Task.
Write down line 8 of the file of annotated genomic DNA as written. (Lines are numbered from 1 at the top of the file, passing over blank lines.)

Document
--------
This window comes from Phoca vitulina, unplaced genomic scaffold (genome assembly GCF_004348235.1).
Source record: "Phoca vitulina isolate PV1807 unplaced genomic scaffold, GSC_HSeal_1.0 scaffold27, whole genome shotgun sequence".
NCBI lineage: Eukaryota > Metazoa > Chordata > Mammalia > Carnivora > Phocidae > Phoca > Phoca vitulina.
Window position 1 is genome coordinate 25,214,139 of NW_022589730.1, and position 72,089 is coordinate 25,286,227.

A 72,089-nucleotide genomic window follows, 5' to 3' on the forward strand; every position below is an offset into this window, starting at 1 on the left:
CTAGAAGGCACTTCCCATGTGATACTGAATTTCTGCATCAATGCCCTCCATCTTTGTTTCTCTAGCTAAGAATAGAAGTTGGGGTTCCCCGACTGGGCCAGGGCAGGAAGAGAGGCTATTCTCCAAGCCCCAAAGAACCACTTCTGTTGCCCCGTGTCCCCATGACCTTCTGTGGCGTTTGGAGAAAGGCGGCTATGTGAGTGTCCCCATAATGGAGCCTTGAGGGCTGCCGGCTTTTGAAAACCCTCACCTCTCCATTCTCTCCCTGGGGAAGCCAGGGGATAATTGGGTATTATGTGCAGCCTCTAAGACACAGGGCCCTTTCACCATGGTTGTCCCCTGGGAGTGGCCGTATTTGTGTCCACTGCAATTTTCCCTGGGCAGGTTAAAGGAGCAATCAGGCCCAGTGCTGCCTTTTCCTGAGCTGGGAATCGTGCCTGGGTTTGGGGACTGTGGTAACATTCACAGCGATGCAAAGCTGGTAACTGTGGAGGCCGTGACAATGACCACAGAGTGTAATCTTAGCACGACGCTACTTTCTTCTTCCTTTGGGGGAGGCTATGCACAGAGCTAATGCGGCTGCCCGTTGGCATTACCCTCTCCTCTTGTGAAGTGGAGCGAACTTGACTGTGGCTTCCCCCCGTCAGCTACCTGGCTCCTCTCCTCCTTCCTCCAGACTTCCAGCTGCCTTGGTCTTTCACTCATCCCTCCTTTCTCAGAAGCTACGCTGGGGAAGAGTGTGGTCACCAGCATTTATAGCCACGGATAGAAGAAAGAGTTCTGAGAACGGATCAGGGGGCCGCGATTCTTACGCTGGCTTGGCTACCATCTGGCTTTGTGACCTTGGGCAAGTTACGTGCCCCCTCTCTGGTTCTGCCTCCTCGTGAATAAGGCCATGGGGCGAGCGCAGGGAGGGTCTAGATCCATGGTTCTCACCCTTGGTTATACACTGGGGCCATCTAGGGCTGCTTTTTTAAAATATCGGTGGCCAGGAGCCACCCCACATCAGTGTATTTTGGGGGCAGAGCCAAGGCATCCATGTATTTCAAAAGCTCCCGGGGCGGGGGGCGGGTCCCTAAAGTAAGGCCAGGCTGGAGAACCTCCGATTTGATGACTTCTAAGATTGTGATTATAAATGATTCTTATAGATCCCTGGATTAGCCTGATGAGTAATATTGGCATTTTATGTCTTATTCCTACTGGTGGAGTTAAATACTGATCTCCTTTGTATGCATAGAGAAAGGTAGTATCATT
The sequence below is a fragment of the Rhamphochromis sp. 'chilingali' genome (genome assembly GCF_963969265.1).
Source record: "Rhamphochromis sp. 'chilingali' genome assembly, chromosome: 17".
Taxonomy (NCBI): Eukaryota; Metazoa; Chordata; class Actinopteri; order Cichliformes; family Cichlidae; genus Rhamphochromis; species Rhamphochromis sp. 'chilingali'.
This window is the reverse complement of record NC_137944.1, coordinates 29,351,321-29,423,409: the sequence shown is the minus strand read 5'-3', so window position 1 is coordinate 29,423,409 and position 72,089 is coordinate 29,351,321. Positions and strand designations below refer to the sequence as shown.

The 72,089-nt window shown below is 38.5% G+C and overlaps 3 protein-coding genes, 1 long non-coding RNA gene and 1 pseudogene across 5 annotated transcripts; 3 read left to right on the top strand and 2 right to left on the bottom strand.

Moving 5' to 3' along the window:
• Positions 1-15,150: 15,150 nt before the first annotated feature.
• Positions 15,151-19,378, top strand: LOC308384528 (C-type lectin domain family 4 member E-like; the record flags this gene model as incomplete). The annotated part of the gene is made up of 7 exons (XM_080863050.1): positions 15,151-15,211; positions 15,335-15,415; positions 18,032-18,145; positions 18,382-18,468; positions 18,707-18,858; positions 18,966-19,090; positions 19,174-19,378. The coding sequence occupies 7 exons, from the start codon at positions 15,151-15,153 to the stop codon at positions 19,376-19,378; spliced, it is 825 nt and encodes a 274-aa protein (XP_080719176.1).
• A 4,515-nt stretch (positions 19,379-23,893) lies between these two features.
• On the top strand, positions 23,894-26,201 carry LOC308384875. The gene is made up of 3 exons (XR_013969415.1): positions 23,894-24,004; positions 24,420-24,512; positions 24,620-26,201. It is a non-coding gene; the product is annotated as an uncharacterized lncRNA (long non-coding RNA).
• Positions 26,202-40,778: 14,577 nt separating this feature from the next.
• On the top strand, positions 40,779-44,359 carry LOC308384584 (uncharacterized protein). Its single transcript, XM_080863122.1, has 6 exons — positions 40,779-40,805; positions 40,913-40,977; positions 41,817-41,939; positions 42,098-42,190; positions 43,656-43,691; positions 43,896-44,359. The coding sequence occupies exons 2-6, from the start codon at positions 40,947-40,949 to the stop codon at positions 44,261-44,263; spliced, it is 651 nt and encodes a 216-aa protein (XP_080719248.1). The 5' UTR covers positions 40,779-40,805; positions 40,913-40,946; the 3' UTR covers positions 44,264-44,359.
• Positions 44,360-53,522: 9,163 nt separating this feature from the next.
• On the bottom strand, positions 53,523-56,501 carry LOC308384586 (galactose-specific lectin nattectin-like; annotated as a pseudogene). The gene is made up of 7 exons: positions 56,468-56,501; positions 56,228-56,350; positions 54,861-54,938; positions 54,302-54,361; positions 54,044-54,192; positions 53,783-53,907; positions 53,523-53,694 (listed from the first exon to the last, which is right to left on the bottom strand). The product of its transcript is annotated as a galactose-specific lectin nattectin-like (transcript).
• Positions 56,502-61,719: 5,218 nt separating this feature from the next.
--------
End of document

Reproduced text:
Source record: "Rhamphochromis sp. 'chilingali' genome assembly, chromosome: 17".